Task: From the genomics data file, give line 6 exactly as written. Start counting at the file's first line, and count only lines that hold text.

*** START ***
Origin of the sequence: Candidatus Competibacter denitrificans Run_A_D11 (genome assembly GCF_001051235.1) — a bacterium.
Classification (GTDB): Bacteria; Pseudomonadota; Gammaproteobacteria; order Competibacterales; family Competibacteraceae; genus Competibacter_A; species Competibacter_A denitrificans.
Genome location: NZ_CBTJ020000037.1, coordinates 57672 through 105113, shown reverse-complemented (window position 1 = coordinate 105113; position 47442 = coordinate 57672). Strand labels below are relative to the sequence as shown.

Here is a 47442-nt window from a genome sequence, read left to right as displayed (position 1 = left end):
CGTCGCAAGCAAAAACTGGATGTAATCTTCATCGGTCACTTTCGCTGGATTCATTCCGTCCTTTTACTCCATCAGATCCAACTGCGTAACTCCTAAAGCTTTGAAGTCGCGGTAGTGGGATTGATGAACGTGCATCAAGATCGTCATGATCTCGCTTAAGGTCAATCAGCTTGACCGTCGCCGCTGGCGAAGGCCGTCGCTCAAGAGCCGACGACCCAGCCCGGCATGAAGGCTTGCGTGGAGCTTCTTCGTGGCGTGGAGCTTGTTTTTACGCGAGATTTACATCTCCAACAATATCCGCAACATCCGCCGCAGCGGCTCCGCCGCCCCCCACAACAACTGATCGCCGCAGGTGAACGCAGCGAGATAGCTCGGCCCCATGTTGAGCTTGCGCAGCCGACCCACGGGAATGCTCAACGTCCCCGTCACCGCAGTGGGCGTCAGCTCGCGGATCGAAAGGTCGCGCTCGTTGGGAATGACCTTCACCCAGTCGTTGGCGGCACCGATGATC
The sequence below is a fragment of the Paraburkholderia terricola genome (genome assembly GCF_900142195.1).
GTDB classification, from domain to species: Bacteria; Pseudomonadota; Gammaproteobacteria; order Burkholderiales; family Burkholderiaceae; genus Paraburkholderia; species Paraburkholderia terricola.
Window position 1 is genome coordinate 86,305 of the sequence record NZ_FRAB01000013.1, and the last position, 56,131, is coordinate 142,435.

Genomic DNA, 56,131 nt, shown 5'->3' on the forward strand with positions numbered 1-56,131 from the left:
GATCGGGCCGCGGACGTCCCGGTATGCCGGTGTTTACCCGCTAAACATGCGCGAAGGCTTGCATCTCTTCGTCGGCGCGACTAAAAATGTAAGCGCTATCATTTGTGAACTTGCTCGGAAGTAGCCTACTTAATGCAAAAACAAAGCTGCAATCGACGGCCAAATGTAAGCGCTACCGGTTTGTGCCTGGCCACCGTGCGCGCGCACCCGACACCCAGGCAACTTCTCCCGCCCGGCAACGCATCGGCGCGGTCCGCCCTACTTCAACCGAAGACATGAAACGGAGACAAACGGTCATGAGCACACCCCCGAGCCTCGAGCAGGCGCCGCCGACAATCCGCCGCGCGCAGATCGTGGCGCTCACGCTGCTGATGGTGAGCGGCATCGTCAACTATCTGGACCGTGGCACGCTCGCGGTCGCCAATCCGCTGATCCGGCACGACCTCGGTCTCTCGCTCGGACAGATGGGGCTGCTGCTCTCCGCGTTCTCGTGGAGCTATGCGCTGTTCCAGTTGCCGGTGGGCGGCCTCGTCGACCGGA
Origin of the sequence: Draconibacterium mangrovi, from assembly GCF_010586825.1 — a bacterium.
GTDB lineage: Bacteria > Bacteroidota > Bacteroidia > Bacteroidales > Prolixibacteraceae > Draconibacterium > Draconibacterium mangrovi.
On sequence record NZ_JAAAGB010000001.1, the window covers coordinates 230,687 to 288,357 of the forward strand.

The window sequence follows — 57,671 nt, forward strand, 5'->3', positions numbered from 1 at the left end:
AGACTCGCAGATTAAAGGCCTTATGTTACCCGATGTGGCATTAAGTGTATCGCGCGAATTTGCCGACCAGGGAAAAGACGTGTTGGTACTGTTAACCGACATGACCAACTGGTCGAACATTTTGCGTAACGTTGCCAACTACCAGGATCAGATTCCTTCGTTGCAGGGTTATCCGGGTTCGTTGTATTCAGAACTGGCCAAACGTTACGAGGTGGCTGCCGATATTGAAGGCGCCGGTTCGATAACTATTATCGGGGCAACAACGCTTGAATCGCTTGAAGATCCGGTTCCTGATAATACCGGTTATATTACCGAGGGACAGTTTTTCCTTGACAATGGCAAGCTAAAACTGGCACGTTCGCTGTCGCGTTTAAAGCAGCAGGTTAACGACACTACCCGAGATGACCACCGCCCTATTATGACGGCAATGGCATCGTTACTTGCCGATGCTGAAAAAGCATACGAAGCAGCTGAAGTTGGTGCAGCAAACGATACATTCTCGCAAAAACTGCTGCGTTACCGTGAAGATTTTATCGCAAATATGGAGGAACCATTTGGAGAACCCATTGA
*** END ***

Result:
The sequence below is a fragment of the Paraburkholderia terricola genome (genome assembly GCF_900142195.1).